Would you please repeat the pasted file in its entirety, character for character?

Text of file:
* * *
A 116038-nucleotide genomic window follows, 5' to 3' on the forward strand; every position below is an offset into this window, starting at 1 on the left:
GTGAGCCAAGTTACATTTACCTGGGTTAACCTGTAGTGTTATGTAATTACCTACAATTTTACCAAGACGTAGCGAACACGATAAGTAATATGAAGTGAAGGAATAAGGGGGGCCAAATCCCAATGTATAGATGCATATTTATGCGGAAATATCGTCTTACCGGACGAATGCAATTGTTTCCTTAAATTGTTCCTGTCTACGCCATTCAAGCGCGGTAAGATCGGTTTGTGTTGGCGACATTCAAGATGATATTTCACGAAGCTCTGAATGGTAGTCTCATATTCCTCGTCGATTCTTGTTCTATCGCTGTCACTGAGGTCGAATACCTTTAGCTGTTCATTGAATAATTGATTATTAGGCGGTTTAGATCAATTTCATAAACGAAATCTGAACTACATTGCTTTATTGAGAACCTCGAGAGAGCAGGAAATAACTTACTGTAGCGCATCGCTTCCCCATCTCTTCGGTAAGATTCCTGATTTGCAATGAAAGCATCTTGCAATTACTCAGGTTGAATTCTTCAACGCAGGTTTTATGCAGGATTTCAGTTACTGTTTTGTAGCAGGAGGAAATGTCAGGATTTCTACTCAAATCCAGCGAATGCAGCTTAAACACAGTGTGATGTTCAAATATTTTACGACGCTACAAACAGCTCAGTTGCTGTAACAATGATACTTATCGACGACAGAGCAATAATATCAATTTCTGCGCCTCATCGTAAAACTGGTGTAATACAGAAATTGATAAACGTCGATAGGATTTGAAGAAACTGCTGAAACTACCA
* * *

A 116038-nucleotide genomic window follows, 5' to 3' on the forward strand; every position below is an offset into this window, starting at 1 on the left:
GTGAGCCAAGTTACATTTACCTGGGTTAACCTGTAGTGTTATGTAATTACCTACAATTTTACCAAGACGTAGCGAACACGATAAGTAATATGAAGTGAAGGAATAAGGGGGGCCAAATCCCAATGTATAGATGCATATTTATGCGGAAATATCGTCTTACCGGACGAATGCAATTGTTTCCTTAAATTGTTCCTGTCTACGCCATTCAAGCGCGGTAAGATCGGTTTGTGTTGGCGACATTCAAGATGATATTTCACGAAGCTCTGAATGGTAGTCTCATATTCCTCGTCGATTCTTGTTCTATCGCTGTCACTGAGGTCGAATACCTTTAGCTGTTCATTGAATAATTGATTATTAGGCGGTTTAGATCAATTTCATAAACGAAATCTGAACTACATTGCTTTATTGAGAACCTCGAGAGAGCAGGAAATAACTTACTGTAGCGCATCGCTTCCCCATCTCTTCGGTAAGATTCCTGATTTGCAATGAAAGCATCTTGCAATTACTCAGGTTGAATTCTTCAACGCAGGTTTTATGCAGGATTTCAGTTACTGTTTTGTAGCAGGAGGAAATGTCAGGATTTCTACTCAAATCCAGCGAATGCAGCTTAAACACAGTGTGATGTTCAAATATTTTACGACGCTACAAACAGCTCAGTTGCTGTAACAATGATACTTATCGACGACAGAGCAATAATATCAATTTCTGCGCCTCATCGTAAAACTGGTGTAATACAGAAATTGATAAACGTCGATAGGATTTGAAGAAACTGCTGAAACTACCA